Historic Whaling Station, Albany, Western Australia: Is whale flensing the worst job in Australian history?

The only thing more grim than being on the flensing deck at Albany's Cheynes Beach Whaling Company would have been falling off it. Between 1952 and 1978, the flensers at the last whaling station in Australia had the grossest of tasks to perform.

Their job was to winch the whale carcasses ashore, then set about them with huge, razor sharp knives. They had to cut the fifteen metre sperm whales into small enough strips for the blubber to fit into a cooker and be boiled into liquid form.

They would spend all day – irrespective of weather conditions - in rubber boots, shorts and T-shirts, hacking the whales to pieces. They'd be continually surrounded in piles of blood and blubber, ever in danger of slicing a hand off with a misjudged flail of the knife.

But that was the least of the worries. The water was a far worse place than the flensing deck. It was stained red with whale blood, and full of the creatures that are traditionally attracted to whale blood. Sharks of pretty much every description – including massive great whites – would be fighting for their slice of the feast. 

"Sharks would headbutt the jetty, trying to knock men into the water," says the guide leading tours round the mercifully cleaned-up site. Flensing was a job so dangerous that no insurers would insure the men who did it. But it was very well paid, and seen by the men who did it a little like WA's fly-in fly-out miners would see job now. Hard, but worth it.

The dangers, however, were not seen as the worst part of the deal. "The smell was so bad," says the guide. "If you ask a whaler what he remembers, it's the smell. It's permanently ingrained. If there was a single upside, it's that he could clear a pub or restaurant just by walking in."

Australia's whaling industry caught its last prey on 20 November 1978, when an 11-metre female sperm whale was dragged up to the flensing deck. The next day, the whalers, the flensers, the engineers and the other staff at the Cheynes Beach Whaling Company were out of a job. The whaling station is now the lynchpin of the Discovery Bay complex (www.discoverybay.com.au) on the Flinders Peninsula.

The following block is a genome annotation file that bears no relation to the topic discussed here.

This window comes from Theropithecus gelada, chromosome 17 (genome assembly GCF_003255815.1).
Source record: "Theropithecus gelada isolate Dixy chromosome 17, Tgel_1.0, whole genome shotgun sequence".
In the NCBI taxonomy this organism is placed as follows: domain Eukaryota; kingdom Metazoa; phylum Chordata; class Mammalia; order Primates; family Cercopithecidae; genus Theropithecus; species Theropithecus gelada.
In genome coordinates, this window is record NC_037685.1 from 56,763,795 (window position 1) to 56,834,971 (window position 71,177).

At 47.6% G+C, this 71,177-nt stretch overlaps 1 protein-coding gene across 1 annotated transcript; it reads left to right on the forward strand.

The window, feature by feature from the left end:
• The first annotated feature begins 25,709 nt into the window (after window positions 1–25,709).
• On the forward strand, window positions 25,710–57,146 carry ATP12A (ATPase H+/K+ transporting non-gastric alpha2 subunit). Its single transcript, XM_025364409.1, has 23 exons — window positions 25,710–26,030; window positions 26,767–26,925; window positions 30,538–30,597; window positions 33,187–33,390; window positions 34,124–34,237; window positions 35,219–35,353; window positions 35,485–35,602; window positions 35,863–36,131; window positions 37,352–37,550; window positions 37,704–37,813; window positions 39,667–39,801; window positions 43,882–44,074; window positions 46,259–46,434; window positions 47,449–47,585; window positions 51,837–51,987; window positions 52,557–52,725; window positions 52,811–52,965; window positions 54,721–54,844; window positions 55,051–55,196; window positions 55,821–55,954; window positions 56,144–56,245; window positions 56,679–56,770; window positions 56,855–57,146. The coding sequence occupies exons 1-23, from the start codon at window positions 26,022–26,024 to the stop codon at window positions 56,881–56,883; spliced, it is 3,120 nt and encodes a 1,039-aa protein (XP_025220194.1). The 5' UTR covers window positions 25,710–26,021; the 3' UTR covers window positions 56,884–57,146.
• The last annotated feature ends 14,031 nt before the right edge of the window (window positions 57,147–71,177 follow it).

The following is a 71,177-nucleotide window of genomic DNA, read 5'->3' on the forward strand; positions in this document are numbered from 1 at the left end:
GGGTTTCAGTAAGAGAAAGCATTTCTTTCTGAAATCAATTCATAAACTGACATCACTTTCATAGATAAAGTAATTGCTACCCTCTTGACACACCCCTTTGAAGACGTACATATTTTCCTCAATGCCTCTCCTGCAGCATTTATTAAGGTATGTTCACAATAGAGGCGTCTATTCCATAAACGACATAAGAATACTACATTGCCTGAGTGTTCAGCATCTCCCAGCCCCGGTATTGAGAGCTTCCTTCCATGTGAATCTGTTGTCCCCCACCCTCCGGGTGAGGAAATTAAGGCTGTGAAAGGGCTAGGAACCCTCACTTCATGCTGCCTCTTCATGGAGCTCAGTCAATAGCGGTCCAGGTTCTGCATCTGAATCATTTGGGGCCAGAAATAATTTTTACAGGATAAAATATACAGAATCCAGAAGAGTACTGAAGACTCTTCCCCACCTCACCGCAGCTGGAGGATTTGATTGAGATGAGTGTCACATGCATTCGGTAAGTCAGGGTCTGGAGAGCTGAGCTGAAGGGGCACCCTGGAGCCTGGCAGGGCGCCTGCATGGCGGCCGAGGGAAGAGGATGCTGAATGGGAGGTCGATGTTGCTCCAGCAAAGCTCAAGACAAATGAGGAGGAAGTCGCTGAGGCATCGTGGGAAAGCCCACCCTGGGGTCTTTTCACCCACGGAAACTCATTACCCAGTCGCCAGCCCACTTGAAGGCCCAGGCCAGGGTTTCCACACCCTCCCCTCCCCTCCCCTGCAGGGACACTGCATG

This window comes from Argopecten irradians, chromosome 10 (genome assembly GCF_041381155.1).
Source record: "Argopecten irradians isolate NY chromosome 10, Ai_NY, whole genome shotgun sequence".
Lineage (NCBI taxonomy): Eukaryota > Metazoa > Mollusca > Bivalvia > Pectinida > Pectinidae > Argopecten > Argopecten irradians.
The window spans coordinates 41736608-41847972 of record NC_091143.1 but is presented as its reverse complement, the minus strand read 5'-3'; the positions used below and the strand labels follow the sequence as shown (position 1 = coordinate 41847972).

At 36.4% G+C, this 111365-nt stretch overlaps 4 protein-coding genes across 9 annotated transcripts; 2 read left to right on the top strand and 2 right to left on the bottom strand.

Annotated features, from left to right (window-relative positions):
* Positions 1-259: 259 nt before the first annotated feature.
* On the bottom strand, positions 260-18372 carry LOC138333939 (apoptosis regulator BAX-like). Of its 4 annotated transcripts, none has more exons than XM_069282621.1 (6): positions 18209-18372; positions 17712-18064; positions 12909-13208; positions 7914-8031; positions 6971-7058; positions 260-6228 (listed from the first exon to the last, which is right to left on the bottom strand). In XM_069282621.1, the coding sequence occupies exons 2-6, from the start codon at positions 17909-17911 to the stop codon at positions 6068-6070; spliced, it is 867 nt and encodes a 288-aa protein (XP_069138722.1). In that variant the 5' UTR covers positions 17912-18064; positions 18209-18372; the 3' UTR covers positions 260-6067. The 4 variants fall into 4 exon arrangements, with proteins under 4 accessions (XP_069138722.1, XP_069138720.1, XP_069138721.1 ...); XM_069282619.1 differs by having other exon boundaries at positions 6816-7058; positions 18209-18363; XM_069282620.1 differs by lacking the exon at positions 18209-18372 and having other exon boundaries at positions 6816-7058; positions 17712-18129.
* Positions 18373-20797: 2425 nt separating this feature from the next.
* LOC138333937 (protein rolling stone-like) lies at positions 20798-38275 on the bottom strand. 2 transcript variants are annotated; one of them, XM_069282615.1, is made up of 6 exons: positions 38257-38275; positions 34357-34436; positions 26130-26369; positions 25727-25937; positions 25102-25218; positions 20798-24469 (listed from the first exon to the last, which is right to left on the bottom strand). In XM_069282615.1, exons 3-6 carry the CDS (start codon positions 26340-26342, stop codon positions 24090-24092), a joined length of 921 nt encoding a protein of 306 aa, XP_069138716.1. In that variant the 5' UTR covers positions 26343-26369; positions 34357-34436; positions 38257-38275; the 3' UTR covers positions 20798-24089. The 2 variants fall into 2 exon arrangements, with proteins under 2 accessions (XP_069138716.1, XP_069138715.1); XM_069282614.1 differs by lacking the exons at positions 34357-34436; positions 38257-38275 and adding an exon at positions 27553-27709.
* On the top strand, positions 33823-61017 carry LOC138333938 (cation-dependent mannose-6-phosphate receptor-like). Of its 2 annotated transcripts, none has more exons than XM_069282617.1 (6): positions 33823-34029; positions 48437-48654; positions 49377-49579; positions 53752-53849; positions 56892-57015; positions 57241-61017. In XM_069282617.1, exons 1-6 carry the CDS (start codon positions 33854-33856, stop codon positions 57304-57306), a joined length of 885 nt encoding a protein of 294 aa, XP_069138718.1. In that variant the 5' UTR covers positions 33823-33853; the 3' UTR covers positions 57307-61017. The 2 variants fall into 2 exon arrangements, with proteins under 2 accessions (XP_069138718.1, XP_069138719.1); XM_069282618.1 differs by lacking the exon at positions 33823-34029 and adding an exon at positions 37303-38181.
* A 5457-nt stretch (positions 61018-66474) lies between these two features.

The buildings of the whaling station have been left in situ. The humungous machines in the boiler room and processing factory show the scale of the operation; the whale skeletons on display show the scale of what was being fed into the operation.

The tanks used to store the whale oil – they're big enough to have kept over 750,000 litres of it on site at any one time – are now theatres showing films about the whaling industry and sea life. 

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Opposite, the Cheynes IV ship that went out 50km south to hunt whales off the continental shelf is moored. The narrow beds, the hulking steam engines and explosive harpoon gun are still in place. Pictures of former skipper line the walls, and displays tell grisly tales of injuries incurred – one skipper lost his leg after the harpoon rope got wrapped around it.

But the photos do make one thing hit home – whatever your views on whaling, these were real people who lost the industry that sustained them and their families. It may have been hard, gruesome, dangerous, smelly work, but it took Albany a decade afterwards to recover from the loss of whaling.

These days, whales have become a valuable source of income again. But the business comes from watching them rather than killing them. John Woodbury, who skippers the Sail-A-Way for Albany Whale Tours (www.albanywhaletours.com.au), doesn't do a very good job of disguising his adoration of the big beasts. 

"Hello you beauuuu-tiful creature," he says repeatedly, enraptured by a mother and calf hanging out near the cliffs under the National ANZAC Centre.  On the other side, a male southern right tries to steal the attention by branching flamboyantly. The waters of King George Sound, once a whale graveyard, are now clearly teeming with life.

But John says the effects of human interference are still being felt. "Whale numbers have increased by about 10 per cent each year since whaling stopped. But numbers aren't the only measurement – there's vitally too. And that's harder to assess.

"What I do know is that the whales we see are smaller and less energetic, while the humpbacks are calving further south than they used to," he adds.

One thing's for sure: the whales enjoy their encounters with the boats far more today than they did back in the Cheynes Beach Whaling Company era. The people who get to interact with them are having a much better time too. Long may that flensing deck stay blood, blubber and shark-free.

The writer travelled as a guest of Tourism Western Australia.

See also: The untouched Australian islands home to notorious horror
See also: 165 pegs of hell: Australia's scariest tourist attraction

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